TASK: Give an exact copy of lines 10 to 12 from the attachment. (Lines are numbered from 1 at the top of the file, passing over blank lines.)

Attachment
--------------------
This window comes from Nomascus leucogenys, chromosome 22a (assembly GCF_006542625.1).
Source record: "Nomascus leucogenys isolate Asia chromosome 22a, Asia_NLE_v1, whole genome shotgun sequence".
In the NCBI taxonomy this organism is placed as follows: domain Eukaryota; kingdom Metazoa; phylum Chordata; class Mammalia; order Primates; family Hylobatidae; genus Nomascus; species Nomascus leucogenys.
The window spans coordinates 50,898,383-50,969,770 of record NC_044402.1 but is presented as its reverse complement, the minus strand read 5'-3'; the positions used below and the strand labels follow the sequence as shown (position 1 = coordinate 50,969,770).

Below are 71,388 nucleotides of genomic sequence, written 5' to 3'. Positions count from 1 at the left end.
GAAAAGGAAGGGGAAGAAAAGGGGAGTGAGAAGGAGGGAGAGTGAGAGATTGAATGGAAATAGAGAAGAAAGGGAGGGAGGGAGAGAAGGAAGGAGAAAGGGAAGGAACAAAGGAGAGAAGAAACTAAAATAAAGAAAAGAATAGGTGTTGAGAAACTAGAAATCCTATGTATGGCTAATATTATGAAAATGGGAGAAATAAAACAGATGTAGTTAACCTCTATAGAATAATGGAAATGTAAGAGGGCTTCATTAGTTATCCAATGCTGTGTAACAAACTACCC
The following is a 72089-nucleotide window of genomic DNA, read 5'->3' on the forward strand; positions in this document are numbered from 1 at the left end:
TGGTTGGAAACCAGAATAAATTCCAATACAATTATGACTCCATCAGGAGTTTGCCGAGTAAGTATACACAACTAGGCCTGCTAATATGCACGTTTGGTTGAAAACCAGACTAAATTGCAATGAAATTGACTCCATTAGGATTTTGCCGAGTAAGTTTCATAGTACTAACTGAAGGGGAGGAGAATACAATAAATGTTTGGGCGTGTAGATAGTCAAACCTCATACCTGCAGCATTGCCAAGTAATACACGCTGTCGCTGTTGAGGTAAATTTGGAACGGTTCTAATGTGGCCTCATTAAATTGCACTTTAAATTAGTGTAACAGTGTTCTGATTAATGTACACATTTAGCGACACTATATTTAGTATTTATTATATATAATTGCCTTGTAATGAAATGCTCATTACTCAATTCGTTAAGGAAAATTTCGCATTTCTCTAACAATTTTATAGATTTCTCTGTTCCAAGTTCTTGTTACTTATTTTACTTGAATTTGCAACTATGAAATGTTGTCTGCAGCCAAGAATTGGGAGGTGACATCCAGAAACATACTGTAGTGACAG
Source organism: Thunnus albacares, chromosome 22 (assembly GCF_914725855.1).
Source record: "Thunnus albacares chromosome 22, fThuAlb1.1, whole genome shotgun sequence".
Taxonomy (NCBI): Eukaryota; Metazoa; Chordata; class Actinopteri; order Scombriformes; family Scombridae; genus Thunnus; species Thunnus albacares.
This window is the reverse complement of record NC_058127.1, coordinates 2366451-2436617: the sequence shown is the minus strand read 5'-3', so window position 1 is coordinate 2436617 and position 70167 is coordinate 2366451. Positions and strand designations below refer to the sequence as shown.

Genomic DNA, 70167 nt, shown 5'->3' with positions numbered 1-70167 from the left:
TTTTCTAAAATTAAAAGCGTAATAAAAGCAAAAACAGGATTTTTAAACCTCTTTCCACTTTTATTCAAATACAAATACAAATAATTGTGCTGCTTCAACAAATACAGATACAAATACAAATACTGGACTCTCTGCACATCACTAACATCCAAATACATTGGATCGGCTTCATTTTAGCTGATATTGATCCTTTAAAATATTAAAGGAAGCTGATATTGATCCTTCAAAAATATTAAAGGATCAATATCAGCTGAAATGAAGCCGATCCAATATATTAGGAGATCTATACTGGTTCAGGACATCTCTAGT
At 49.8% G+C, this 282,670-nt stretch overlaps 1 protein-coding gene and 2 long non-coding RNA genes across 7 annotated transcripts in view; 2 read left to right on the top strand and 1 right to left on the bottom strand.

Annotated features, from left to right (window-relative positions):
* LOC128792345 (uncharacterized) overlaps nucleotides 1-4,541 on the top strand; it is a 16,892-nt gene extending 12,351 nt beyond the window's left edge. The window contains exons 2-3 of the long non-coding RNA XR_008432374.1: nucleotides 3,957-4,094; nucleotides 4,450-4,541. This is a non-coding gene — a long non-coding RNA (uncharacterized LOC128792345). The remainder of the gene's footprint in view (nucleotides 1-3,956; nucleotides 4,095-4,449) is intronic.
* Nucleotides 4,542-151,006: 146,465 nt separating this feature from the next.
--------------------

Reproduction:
Source record: "Thunnus albacares chromosome 22, fThuAlb1.1, whole genome shotgun sequence".
Taxonomy (NCBI): Eukaryota; Metazoa; Chordata; class Actinopteri; order Scombriformes; family Scombridae; genus Thunnus; species Thunnus albacares.
This window is the reverse complement of record NC_058127.1, coordinates 2366451-2436617: the sequence shown is the minus strand read 5'-3', so window position 1 is coordinate 2436617 and position 70167 is coordinate 2366451. Positions and strand designations below refer to the sequence as shown.